ANNAPOLIS -- They put on a textbook effort to save the $500,000 needed to run their school -- but the check is not in the mail.
Gov. William Donald Schaefer's 2,000-page budget carries the name Lida Lee Tall Learning Resources Center. But no dollar figure follows the name. No budget request has been made.
So parents and other supporters of the Towson school went to work to save what they insist is a resource of extraordinary value tothe state. They honed their arguments. They recruited allies in politics and business.
They even admitted they had been less assiduous than they might have been about "exporting" to other schools the lessons learned at their school -- the institution's primary reason for being.
They needed every bit of evidence they could find.
Although he has made education a high priority of his governorship, Mr. Schaefer saw the 125-year-old institution as expendable. Never mind that children at the school read and compute at levels far beyond their grades and years -- and far beyond the state average.
Difficult and painful decisions had to be made in the budget-making process of 1991, say aides to the governor, and this school may yet languish and expire along with other worthy programs that government must abandon at least temporarily this year.
Mr. Schaefer heard the lamentations of many in a year when he faced a deficit of several hundred million dollars. Many made compelling arguments. In some cases, the governor took extraordinary measures to find money. In some cases, he relented and reinstated programs.
In the case of Lida Lee Tall, though, he refused to listen to the parents' appeal.
The line had to be drawn, his aides said.
So the governor did not hear the story of Doris Gray, the mother of a 19-year-old Lida Lee Tall graduate.
"Ten years ago," Mrs. Gray said, "no one could have convinced me that my daughter had the potential to become a doctor. Today, she's a sophomore at Clark-Atlanta University, majoring in biology and hoping to go to medical school.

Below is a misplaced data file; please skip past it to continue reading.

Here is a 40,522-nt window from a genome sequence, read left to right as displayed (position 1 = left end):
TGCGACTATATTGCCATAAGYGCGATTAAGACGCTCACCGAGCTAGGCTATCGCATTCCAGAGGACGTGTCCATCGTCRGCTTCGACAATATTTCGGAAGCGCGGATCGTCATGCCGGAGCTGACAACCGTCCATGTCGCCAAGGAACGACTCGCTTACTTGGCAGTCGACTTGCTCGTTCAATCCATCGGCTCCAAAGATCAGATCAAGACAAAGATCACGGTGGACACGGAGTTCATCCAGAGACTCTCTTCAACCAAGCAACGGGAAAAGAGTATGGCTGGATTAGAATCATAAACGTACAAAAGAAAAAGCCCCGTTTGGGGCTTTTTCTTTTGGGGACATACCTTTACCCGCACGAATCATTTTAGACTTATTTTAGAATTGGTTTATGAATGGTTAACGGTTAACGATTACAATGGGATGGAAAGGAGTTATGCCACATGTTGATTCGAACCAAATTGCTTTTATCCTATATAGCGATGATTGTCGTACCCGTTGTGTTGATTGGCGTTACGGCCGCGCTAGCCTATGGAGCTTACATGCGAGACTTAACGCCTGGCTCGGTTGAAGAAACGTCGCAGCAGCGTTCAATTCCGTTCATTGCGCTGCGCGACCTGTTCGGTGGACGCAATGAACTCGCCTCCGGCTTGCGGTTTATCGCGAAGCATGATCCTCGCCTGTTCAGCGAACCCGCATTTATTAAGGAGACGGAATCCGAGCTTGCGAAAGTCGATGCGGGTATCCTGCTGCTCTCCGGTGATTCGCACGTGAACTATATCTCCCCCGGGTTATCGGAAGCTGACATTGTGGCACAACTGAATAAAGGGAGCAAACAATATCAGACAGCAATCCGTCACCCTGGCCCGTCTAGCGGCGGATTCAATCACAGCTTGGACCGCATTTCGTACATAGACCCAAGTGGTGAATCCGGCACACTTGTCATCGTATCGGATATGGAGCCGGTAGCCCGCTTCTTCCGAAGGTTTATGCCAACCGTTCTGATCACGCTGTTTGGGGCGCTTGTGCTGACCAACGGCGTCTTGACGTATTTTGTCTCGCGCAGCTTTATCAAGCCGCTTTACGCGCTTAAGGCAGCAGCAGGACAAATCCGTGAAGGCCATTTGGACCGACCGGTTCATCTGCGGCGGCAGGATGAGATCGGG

"Donita has all of the equipment she needs to become whatever she wants to become. Donita knows how to read, and she learned how to read at Lida Lee Tall."
A fine testimonial, to be sure.
But not enough for this year. This year, the standard of proof is higher than it has been in a decade.
The legislature has decided, for example, to stop publishing Maryland Magazine, though almost everyone agrees it has been a useful vehicle for promoting Maryland as a place to do business and live.
The Statewide Nutrition Assistance Program has been terminated. With a quarter-million state dollars, SNAP made grants to food kitchens whose ability to serve people was sometimes interrupted when delivery trucks or refrigerators broke down.
A program allowing bereavement leave for inmates of state prisons was terminated.
An oyster replenishment program was dropped.
What could be said, then, on behalf of an experimental elementary school that arguably could be closed without inflicting much pain -- unless sending children to public school involves pain that a handful of Marylanders should be able to avoid.
The governor's aides argued that Lida Lee Tall children were getting what amounts to a "freebie for the middle class."
The parents replied that 33 percent of the students at the school are African-American, 12 percent from other minority groups. Twenty percent of the students are on full scholarship. More than 70 percent come from Baltimore.
But the administration's argument found at least a few adherents in the assembly -- some of whom suggested that any school could succeed if it had the parental commitment and public resources of a Lida Lee Tall.
"What are we doing for Charles County?" demanded Delegate Stephen J. Braun, D-Charles. He referred to Lida Lee Tall as "a special little school that does well for a small bunch of kids and the hell with the rest of us."
Delegate John S. Morgan, R-Howard, agreed that the school's parents appeared "a little elitist" when they testified before his Committee onConstitutional and Administrative Law.
But he said the school is important and not just because of the parents or their children.
"This is a very, very important teaching resource -- allowing student-teachers to go into a classroom that works," he said.
On other programs threatened by the economic downturn this year, Mr. Schaefer relented -- and, in the end, that has become a problem for the parents of Lida Lee Tall. Having been accused of flip-flopping on various matters, Mr. Schaefer might be unwilling to waffle again.
If that is so, the parents have wasted a lobbying campaign designed with considerable knowledge of Mr. Schaefer's "hot buttons."
The newly refocused Lida Lee Tall would have a math-science emphasis reminiscent of Mr. Schaefer's so-far failing effort to create a math-science high school in Maryland.
The school also would have an entrepreneurial program based skits and stories from businessmen. The governor is big on business development.